Can you think of a person in your social circle who makes you laugh easily, helps you feel heard and understood, and feels energizing to be around? Relationships, and relational health, are instrumental in our mental well-being. As part of our Mental Health Awareness Month series, which we kicked off last week (https://bit.ly/3VzZslH), we will be exploring mental wellbeing from a biopsychosocial-spiritual framework. Last week, we focused on awareness and recognition of some psychological symptoms of mental distress and avenues for support. This week we are diving into our social health, or relationships.
Having supportive social connections is associated with better mental health, higher self-esteem, better recovery from illness and disease, and a longer lifespan. The longest standing relationship we will have in our lifetime is usually with our romantic partner, but if we are lucky, we experience extremely fulfilling relationships in all walks of life: parenthood, friendship, colleagues, community, and more. Investing in our social health can be challenging if you are very introverted, isolated, or maybe are struggling with mental health symptoms that make it difficult to give energy to your relationships. Relationships can also be a source of stress when there is conflict or unhealthy boundaries, which we will talk about in a moment. First, let’s explore – how do we get support for our wellbeing through relationships?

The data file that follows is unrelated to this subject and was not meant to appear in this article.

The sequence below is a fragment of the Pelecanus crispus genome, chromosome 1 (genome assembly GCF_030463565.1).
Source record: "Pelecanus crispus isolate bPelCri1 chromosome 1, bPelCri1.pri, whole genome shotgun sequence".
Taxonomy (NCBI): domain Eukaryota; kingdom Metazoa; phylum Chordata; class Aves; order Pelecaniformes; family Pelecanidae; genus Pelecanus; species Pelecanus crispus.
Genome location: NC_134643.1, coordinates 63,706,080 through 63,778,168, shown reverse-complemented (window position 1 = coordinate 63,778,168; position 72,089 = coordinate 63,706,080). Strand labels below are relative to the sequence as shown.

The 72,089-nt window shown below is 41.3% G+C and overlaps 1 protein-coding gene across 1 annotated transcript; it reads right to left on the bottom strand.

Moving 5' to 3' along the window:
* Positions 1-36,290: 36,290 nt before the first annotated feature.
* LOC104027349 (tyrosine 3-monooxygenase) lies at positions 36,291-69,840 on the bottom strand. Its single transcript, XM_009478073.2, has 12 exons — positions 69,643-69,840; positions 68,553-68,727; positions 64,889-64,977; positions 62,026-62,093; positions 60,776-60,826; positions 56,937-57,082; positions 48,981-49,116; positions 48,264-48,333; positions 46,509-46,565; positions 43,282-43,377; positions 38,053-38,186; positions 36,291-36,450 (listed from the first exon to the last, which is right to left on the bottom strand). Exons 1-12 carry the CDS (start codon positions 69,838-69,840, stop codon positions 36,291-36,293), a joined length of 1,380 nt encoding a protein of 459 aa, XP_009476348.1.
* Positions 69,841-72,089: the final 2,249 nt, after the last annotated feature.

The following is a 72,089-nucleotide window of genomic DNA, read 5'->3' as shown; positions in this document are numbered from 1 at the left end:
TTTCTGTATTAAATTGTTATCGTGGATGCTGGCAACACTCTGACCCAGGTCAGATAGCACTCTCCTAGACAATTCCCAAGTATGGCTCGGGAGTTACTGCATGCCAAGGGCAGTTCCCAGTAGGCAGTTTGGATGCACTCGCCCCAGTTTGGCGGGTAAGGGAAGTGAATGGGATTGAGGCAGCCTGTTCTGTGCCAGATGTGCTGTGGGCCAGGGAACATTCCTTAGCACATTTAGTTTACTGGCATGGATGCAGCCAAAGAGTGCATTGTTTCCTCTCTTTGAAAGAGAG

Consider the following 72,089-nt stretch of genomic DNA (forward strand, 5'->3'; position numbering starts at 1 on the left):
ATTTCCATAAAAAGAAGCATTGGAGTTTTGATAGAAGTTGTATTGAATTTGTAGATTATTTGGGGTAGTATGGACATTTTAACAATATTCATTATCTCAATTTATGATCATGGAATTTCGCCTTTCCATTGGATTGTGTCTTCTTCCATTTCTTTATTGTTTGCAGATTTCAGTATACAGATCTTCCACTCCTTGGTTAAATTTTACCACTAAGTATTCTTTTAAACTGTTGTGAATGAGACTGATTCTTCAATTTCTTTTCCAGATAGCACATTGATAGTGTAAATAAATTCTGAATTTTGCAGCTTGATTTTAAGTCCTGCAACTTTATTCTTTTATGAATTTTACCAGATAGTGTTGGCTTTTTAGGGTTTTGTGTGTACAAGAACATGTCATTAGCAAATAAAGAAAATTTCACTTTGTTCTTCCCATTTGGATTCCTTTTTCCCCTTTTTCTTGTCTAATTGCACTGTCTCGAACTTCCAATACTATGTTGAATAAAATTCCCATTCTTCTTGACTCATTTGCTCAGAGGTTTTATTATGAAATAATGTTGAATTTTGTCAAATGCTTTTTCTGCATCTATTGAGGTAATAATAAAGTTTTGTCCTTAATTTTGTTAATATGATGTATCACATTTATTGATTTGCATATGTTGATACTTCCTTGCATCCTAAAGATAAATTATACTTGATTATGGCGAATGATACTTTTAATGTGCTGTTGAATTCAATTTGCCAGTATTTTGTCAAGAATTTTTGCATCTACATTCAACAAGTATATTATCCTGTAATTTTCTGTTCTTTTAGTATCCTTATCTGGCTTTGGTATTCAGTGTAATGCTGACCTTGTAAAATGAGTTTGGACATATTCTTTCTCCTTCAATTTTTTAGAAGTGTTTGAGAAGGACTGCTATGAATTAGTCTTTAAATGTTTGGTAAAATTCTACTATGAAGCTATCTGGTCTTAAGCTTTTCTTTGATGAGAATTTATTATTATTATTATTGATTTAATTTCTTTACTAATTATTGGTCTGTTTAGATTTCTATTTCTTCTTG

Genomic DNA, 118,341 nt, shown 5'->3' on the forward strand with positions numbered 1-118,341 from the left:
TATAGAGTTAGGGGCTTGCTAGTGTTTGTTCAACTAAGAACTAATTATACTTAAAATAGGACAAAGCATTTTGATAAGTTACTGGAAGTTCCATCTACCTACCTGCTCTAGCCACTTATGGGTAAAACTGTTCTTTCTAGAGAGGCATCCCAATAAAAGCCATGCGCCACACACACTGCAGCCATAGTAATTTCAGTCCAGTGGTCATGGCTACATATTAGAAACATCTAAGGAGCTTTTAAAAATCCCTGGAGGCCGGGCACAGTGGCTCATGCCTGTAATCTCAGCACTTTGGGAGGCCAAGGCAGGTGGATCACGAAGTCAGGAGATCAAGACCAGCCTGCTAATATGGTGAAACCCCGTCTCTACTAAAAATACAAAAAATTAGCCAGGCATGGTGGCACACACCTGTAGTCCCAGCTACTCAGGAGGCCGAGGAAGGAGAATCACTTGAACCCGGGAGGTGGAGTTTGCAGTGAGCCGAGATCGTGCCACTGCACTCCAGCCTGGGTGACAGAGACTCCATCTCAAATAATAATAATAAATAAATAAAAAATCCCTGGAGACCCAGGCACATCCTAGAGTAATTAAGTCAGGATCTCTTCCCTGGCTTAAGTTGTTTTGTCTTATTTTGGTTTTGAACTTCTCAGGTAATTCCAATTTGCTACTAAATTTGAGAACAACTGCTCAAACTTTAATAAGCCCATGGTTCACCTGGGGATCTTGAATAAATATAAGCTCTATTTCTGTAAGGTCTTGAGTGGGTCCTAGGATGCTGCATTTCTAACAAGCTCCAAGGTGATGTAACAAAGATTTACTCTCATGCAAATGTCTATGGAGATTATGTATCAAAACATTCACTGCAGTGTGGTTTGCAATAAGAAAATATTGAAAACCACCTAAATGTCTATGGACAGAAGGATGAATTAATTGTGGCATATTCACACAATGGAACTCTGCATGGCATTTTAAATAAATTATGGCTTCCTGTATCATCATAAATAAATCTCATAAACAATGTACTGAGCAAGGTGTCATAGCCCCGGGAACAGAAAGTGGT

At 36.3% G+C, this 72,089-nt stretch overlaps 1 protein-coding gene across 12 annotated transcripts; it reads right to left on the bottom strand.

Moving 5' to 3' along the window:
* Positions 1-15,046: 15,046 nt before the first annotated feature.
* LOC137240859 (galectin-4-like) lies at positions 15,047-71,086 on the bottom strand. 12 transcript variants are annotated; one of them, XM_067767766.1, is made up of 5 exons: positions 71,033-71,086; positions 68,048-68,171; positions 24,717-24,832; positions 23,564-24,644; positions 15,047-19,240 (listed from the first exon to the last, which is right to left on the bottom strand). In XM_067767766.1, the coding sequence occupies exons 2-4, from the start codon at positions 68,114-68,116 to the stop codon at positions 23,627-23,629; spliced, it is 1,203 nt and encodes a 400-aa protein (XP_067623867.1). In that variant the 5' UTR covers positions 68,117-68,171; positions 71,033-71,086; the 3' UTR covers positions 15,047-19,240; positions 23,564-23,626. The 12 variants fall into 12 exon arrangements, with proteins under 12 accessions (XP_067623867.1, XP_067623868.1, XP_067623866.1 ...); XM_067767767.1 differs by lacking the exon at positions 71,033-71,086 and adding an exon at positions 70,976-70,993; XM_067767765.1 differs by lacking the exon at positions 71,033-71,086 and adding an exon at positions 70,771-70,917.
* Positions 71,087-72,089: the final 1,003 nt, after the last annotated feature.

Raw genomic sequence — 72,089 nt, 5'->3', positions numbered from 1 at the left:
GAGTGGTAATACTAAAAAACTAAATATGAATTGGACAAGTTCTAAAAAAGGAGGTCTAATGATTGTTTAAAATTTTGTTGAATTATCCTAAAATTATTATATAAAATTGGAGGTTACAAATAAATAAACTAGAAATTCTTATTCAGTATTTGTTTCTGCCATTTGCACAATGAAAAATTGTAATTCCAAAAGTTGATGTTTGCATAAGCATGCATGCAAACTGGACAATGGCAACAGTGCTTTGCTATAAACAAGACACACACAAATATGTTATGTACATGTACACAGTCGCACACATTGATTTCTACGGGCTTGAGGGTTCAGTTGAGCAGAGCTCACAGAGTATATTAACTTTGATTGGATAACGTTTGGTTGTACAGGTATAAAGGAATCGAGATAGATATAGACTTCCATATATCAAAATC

Bringing you back to the person you thought of in your life who gives you joy and energy, what type of effect have they had on you when you were struggling? We can derive a lot of healing from being around people who feed us emotionally, rather than feed from us. During times of struggle, these key support people provide a safe space to ask for support. How often do you ask people in your support system for a venting or processing session, or even advice?
Keeping your emotions bottled up can lead to an increase in cortisol levels. Over a long period of time this will likely impact your physical and mental wellbeing. Whether you like to communicate over the phone, video chat, texting, or journaling, talking it out can be a big relief to your nervous system. When asking for support, clarify whether you need someone to listen, or if you are asking for solutions. It can feel awkward asking other people to explicitly support you, so here are a few conversation starters to have in your toolbox for initiating that conversation: